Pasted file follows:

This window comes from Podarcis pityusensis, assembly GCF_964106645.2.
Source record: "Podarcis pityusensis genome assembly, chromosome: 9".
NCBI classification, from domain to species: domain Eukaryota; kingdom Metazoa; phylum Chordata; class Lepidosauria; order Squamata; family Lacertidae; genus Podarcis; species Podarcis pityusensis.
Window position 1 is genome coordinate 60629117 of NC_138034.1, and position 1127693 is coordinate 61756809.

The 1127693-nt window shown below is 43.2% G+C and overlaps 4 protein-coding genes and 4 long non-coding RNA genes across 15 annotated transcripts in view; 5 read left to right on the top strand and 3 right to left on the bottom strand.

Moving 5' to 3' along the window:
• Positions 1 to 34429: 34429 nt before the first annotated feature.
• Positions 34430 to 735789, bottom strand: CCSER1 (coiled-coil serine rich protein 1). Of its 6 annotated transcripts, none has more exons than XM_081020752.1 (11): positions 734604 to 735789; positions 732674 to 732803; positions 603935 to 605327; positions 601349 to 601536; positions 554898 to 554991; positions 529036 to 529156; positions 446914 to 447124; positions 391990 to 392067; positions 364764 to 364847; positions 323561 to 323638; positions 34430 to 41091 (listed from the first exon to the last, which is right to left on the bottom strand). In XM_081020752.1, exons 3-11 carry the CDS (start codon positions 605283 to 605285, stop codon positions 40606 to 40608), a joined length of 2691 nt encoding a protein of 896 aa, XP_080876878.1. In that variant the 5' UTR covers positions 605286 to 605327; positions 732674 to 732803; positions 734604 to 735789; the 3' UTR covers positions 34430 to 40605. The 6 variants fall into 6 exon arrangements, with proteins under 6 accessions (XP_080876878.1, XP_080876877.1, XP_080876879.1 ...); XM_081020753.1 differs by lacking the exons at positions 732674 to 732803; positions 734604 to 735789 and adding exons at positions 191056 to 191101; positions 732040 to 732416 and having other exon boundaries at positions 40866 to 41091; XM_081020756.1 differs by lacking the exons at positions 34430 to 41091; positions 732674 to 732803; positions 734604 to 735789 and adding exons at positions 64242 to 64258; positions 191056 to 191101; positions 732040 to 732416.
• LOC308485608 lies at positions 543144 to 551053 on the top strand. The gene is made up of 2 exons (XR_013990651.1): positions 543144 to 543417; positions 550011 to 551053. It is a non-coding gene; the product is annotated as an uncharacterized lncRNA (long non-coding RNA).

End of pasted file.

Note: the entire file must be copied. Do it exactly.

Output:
This window comes from Podarcis pityusensis, assembly GCF_964106645.2.
Source record: "Podarcis pityusensis genome assembly, chromosome: 9".
NCBI classification, from domain to species: domain Eukaryota; kingdom Metazoa; phylum Chordata; class Lepidosauria; order Squamata; family Lacertidae; genus Podarcis; species Podarcis pityusensis.
Window position 1 is genome coordinate 60629117 of NC_138034.1, and position 1127693 is coordinate 61756809.

The 1127693-nt window shown below is 43.2% G+C and overlaps 4 protein-coding genes and 4 long non-coding RNA genes across 15 annotated transcripts in view; 5 read left to right on the top strand and 3 right to left on the bottom strand.

Moving 5' to 3' along the window:
• Positions 1 to 34429: 34429 nt before the first annotated feature.
• Positions 34430 to 735789, bottom strand: CCSER1 (coiled-coil serine rich protein 1). Of its 6 annotated transcripts, none has more exons than XM_081020752.1 (11): positions 734604 to 735789; positions 732674 to 732803; positions 603935 to 605327; positions 601349 to 601536; positions 554898 to 554991; positions 529036 to 529156; positions 446914 to 447124; positions 391990 to 392067; positions 364764 to 364847; positions 323561 to 323638; positions 34430 to 41091 (listed from the first exon to the last, which is right to left on the bottom strand). In XM_081020752.1, exons 3-11 carry the CDS (start codon positions 605283 to 605285, stop codon positions 40606 to 40608), a joined length of 2691 nt encoding a protein of 896 aa, XP_080876878.1. In that variant the 5' UTR covers positions 605286 to 605327; positions 732674 to 732803; positions 734604 to 735789; the 3' UTR covers positions 34430 to 40605. The 6 variants fall into 6 exon arrangements, with proteins under 6 accessions (XP_080876878.1, XP_080876877.1, XP_080876879.1 ...); XM_081020753.1 differs by lacking the exons at positions 732674 to 732803; positions 734604 to 735789 and adding exons at positions 191056 to 191101; positions 732040 to 732416 and having other exon boundaries at positions 40866 to 41091; XM_081020756.1 differs by lacking the exons at positions 34430 to 41091; positions 732674 to 732803; positions 734604 to 735789 and adding exons at positions 64242 to 64258; positions 191056 to 191101; positions 732040 to 732416.
• LOC308485608 lies at positions 543144 to 551053 on the top strand. The gene is made up of 2 exons (XR_013990651.1): positions 543144 to 543417; positions 550011 to 551053. It is a non-coding gene; the product is annotated as an uncharacterized lncRNA (long non-coding RNA).